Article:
In Candice Iloh’s debut novel in verse, Every Body Looking, college and the newfound independence it brings launch 18-year-old Ada from her conservative upbringing into a discovery of what she wants.
When we first meet Ada, she doesn’t seem to know how to articulate her own desires, either for her relationships or for the direction her life will take. A first-generation Nigerian American girl, Ada has been sheltered as much as her religious father could manage. After working hard in high school, she earns a scholarship to a historically Black college and leaves Chicago on her own for the first time. Though she registers for accounting classes, it doesn’t take long for Ada to realize that she doesn’t care about credits and debits. What she really wants to do is dance—something she’s always done but has kept hidden from her dad. When Ada meets an entrancing dancer named Kendra, she begins to see a way to build her future around her love of dance.
Every Body Looking pivots and spins across time, from Ada’s early childhood all the way to her first year of college, as it touches on themes of abuse, trauma and healing. Ada experiences abuse at a young age, and it impacts her life in ways that Iloh depicts with sensitivity. Ada also struggles with loving and being loved by her unreliable and sometimes cruel mother, who is dealing with addiction.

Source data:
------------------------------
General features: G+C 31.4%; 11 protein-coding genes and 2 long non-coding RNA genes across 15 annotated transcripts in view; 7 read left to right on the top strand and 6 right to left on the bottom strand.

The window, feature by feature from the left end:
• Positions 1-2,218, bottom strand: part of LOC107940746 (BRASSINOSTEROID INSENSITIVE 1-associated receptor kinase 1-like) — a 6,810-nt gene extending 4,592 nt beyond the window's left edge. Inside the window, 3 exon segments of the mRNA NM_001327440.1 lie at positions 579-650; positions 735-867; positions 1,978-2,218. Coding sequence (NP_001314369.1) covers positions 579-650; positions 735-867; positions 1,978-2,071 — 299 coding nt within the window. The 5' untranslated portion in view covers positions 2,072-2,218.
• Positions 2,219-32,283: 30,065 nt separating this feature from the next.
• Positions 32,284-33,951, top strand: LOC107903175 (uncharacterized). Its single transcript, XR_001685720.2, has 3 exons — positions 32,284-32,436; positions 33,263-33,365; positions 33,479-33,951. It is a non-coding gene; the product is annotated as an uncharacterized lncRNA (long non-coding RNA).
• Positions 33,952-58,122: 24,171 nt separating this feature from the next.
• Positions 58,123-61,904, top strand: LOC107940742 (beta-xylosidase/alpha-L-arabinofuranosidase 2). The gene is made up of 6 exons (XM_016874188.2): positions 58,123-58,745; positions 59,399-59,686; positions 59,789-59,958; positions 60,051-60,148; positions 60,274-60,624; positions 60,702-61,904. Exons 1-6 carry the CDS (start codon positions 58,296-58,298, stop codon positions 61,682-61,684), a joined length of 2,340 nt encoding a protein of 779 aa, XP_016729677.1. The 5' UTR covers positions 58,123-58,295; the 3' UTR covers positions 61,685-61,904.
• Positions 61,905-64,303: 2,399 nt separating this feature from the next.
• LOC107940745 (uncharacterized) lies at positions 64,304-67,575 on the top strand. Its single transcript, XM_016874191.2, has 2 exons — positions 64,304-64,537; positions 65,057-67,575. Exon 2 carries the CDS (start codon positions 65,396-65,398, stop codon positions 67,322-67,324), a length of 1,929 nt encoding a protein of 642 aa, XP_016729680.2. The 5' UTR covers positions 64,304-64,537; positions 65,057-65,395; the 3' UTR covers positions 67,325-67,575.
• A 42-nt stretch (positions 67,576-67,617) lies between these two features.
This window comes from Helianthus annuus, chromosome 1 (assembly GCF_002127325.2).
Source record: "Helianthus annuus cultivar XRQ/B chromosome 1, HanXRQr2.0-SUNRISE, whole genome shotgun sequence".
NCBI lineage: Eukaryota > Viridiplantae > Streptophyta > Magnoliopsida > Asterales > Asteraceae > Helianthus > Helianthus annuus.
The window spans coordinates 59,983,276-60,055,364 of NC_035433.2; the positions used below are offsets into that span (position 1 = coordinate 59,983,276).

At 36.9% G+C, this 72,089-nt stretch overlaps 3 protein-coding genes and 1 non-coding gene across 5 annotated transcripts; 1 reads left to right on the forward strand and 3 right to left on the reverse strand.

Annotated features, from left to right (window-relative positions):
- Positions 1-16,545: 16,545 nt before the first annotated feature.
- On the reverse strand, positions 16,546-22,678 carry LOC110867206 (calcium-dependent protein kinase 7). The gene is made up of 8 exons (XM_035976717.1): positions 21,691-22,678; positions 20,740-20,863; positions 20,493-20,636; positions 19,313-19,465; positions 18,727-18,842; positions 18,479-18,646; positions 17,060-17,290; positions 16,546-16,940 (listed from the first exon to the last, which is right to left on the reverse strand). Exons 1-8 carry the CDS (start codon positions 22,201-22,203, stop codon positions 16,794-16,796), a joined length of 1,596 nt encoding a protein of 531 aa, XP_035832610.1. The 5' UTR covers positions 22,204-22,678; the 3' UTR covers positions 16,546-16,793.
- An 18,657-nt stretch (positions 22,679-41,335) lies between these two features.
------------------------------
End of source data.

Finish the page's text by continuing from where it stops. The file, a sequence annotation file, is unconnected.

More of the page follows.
Iloh movingly explores the concept of safety through Ada’s relationships with her parents, as well as in her evolving perspectives on money, potential careers and budding romantic crushes. Teen readers who long for more independence than adults are willing to grant them, or who long to be seen as individuals rather than vessels for adult influence and direction, will find many points of identification with Ada’s story.
As Ada learns to feel and appreciate the power of her own body through dance, she develops strength in other areas of her life as well. Every Body Looking is a powerful acknowledgement of what we gain when we grant ourselves permission to embrace who we are fully and completely.